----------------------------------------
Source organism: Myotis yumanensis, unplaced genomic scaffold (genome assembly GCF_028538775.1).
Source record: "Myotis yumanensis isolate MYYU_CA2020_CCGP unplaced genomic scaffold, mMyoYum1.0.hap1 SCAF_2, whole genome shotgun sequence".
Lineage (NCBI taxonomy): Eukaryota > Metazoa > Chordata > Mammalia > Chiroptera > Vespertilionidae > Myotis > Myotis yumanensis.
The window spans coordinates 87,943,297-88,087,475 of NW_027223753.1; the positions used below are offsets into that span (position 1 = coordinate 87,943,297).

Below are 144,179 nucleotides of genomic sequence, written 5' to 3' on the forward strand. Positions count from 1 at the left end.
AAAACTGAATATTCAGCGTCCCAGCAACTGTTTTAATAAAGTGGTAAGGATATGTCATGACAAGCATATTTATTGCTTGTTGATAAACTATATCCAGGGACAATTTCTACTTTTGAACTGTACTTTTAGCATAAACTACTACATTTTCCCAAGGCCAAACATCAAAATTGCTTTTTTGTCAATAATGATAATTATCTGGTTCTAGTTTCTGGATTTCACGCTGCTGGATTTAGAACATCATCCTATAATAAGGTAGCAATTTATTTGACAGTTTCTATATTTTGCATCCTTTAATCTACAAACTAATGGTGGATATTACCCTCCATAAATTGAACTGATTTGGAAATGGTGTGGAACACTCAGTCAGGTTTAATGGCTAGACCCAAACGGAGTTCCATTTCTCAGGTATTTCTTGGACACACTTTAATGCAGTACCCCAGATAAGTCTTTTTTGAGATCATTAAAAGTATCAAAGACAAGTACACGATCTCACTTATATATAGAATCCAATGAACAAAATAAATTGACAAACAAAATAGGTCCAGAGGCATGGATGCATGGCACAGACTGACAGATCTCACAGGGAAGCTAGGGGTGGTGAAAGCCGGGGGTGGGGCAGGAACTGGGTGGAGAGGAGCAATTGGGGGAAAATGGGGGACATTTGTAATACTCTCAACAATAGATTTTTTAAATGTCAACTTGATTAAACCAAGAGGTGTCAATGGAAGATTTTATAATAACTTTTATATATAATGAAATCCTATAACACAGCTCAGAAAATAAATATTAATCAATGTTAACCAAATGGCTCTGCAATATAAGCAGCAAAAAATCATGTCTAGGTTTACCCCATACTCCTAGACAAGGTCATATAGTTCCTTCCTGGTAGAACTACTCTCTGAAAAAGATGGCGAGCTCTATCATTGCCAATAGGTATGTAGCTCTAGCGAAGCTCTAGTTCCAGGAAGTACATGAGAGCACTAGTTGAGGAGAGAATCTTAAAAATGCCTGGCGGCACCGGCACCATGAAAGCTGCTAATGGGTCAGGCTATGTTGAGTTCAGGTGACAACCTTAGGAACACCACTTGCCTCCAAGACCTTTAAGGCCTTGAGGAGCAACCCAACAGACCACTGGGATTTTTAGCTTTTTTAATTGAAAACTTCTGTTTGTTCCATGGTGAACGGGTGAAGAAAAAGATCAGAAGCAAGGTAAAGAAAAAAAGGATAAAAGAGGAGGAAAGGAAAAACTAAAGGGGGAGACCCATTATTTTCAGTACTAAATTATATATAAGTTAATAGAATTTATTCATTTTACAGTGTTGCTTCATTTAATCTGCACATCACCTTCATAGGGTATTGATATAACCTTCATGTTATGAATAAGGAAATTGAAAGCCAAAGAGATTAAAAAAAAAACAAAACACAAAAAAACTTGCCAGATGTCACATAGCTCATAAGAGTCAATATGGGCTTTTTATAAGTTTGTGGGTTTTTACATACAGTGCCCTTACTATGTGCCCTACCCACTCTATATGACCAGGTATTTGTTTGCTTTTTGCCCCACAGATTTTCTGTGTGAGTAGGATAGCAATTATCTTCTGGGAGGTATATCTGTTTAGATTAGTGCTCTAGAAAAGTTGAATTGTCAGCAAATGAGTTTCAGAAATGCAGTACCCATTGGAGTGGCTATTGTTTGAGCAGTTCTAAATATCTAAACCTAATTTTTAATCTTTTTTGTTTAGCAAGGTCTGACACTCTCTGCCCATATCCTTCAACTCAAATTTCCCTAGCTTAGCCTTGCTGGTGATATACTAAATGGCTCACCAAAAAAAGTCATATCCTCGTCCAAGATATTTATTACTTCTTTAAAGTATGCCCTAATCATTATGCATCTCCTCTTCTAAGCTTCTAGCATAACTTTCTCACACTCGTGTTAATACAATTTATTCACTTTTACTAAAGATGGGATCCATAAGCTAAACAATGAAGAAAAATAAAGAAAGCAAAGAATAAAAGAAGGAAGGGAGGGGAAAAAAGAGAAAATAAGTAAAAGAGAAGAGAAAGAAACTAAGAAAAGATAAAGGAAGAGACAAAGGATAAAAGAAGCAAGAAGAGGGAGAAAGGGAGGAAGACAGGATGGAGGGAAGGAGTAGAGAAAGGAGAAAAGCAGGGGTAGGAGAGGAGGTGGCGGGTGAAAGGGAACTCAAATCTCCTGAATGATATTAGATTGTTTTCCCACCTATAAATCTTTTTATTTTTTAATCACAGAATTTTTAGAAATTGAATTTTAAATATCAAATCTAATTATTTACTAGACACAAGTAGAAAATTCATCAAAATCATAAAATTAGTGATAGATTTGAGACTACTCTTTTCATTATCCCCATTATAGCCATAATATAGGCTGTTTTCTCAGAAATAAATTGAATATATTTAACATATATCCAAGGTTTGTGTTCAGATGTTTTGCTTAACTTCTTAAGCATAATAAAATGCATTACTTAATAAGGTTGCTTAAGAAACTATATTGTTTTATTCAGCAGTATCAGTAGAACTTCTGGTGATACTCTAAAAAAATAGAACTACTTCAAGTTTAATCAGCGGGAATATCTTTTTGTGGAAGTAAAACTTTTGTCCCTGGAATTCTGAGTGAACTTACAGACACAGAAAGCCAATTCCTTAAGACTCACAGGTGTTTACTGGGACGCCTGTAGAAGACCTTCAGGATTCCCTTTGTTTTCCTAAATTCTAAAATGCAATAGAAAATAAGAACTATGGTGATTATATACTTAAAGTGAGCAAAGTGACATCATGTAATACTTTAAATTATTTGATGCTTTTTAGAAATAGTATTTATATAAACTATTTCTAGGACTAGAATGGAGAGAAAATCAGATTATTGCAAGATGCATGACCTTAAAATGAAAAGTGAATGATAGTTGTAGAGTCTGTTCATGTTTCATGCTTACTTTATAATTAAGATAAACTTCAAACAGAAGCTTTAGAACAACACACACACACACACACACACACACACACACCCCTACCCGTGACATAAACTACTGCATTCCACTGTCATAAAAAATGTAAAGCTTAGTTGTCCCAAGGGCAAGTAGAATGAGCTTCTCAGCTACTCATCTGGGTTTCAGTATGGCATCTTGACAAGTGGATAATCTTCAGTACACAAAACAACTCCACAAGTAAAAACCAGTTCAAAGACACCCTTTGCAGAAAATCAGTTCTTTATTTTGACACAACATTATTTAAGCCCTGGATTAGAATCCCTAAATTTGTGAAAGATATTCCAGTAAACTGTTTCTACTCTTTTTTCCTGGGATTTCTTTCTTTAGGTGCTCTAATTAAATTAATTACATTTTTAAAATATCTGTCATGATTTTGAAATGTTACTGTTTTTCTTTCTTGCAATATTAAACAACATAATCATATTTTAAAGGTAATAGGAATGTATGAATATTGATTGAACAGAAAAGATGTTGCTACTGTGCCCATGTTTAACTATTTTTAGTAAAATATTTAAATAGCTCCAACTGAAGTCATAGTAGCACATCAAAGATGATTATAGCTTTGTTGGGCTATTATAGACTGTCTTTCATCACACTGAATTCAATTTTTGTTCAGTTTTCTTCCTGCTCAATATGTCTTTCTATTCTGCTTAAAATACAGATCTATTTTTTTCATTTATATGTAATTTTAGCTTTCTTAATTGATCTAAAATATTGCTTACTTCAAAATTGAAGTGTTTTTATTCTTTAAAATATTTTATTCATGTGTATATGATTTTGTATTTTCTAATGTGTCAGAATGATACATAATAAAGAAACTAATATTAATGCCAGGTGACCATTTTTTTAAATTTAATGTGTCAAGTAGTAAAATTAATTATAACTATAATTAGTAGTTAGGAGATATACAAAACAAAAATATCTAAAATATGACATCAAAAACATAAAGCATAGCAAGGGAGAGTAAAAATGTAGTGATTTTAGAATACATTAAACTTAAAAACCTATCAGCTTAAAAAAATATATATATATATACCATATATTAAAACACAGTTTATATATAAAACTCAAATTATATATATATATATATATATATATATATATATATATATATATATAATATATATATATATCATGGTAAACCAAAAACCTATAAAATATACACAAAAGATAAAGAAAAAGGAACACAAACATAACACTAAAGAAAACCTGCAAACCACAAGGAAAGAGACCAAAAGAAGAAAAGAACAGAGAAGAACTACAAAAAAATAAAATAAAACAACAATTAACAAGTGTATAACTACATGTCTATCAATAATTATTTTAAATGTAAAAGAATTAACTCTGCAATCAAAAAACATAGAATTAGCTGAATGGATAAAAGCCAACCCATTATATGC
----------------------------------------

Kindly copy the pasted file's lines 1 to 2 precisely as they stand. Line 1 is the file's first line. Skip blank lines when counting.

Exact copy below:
Source organism: Myotis yumanensis, unplaced genomic scaffold (genome assembly GCF_028538775.1).
Source record: "Myotis yumanensis isolate MYYU_CA2020_CCGP unplaced genomic scaffold, mMyoYum1.0.hap1 SCAF_2, whole genome shotgun sequence".